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About Pam Jenoff

Pam is the author of several novels, including her most recent The Orphan's Tale, an instant New York Times bestseller. Pam was born in Maryland and raised outside Philadelphia. She attended George Washington University in Washington, D.C., and Cambridge University in England. Upon receiving her master’s in history from Cambridge, she accepted an appointment as Special Assistant to the Secretary of the Army. The position provided a unique opportunity to witness and participate in operations at the most senior levels of government, including helping the families of the Pan Am Flight 103 victims secure their memorial at Arlington National Cemetery, observing recovery efforts at the site of the Oklahoma City bombing and attending ceremonies to commemorate the fiftieth anniversary of World War II at sites such as Bastogne and Corregidor.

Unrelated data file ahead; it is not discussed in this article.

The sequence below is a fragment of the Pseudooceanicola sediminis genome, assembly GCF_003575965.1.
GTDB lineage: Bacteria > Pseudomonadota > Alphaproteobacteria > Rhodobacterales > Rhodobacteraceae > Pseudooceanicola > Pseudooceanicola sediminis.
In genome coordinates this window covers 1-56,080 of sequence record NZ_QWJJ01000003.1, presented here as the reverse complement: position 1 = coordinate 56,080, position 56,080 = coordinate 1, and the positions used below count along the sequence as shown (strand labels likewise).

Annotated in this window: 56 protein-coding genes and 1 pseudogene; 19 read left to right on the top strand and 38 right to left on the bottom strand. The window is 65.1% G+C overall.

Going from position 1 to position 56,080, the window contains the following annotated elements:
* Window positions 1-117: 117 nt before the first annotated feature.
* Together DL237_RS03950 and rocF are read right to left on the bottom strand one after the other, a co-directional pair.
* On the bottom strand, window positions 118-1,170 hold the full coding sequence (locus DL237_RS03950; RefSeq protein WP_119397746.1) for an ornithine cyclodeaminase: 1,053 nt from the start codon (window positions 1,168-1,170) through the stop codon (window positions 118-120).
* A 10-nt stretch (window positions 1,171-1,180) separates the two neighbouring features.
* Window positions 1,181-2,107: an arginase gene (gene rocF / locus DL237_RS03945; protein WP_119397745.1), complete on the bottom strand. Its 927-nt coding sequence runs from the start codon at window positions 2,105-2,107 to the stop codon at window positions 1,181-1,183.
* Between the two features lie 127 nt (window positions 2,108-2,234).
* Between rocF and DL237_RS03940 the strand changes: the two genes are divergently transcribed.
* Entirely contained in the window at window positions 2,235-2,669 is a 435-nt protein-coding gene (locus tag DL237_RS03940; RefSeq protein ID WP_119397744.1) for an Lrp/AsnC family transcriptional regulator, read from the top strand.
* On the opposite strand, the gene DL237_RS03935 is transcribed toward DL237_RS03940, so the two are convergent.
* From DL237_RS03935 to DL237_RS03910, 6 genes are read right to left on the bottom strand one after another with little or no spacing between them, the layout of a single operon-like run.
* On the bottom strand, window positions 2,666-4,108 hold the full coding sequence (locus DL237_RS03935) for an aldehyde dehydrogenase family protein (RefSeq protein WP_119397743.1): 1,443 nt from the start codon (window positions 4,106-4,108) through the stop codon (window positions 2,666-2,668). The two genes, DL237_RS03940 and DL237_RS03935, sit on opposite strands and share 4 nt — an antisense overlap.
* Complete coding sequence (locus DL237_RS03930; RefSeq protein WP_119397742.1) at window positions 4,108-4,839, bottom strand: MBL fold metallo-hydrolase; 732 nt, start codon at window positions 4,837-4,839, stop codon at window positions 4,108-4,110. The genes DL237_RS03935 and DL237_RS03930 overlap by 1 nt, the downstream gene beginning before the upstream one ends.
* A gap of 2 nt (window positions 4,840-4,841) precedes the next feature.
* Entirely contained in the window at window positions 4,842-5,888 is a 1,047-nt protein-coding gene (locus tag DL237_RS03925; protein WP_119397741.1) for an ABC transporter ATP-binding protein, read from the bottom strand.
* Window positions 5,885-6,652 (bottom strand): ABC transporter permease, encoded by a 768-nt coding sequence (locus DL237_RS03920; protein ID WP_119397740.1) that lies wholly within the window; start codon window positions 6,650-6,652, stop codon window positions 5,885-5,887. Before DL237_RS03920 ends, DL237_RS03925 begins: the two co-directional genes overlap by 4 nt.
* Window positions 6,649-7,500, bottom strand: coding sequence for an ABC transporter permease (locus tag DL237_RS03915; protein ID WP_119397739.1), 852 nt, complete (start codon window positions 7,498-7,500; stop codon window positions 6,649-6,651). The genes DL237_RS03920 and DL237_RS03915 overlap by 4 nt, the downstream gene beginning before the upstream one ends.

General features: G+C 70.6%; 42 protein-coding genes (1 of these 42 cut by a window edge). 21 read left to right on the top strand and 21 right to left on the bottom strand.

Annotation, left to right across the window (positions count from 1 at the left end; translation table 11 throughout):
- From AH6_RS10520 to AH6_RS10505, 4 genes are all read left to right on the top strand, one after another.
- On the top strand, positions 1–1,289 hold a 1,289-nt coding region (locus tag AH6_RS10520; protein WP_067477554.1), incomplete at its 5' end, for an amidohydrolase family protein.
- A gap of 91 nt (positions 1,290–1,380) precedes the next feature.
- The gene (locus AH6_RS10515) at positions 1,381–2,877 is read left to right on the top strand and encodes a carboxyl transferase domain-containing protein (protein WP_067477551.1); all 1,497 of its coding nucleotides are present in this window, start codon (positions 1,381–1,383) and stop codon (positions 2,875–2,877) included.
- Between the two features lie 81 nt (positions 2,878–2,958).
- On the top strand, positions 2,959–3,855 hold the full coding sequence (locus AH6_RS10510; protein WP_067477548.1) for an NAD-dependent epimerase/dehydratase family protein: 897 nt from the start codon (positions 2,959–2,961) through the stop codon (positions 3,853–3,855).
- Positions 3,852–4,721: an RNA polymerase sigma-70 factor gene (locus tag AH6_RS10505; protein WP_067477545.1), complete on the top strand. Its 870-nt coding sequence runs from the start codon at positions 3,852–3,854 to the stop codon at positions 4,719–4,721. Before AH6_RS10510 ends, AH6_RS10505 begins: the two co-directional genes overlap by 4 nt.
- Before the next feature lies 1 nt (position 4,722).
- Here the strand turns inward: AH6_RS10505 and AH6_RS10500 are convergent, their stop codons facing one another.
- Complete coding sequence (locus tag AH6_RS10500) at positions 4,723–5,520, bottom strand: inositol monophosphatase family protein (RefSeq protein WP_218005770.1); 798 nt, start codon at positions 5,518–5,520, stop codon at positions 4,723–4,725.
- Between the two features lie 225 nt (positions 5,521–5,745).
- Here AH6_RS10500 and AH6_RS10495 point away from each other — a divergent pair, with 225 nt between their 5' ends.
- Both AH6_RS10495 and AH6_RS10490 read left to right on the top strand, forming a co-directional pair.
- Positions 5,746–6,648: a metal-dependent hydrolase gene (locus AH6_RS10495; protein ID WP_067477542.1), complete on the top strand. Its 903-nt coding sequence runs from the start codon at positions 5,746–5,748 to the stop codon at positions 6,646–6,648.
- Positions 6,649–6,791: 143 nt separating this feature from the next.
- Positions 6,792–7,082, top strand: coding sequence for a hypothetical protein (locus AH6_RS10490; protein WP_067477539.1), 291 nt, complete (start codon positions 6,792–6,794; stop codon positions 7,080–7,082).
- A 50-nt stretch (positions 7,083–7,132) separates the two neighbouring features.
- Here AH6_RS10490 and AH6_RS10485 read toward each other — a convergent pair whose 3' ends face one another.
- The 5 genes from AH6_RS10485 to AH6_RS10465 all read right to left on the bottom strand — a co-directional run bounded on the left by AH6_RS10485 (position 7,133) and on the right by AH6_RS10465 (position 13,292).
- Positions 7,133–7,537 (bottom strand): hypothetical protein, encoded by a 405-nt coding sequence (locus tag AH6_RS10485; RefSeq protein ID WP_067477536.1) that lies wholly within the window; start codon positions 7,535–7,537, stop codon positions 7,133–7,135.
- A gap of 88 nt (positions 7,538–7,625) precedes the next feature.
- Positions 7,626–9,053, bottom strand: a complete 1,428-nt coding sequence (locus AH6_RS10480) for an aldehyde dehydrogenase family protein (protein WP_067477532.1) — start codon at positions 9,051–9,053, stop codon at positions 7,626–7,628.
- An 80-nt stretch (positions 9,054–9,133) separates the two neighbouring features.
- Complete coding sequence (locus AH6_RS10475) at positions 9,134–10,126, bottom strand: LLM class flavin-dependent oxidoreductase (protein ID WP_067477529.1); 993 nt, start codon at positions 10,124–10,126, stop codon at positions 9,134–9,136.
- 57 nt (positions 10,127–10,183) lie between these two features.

Following her work at the Pentagon, Jenoff moved to the State Department. In 1996 she was assigned to the U.S. Consulate in Krakow, Poland. It was during this period that Pam developed her expertise in Polish-Jewish relations and the Holocaust. Working on matters such as preservation of Auschwitz and the restitution of Jewish property in Poland, Jenoff developed close relations with the surviving Jewish community.

Having left the Foreign Service in 1998 to attend law school at the University of Pennsylvania, Jenoff is now employed as an attorney in Philadelphia.

Pam is the author of The Kommandant's Girl, which was an international bestseller and nominated for a Quill award, as well as The Diplomat's Wife and Almost Home.
On My Kindle BR's review of THE LOST GIRLS OF PARIS, a historical fiction novel, by Pam Jenoff.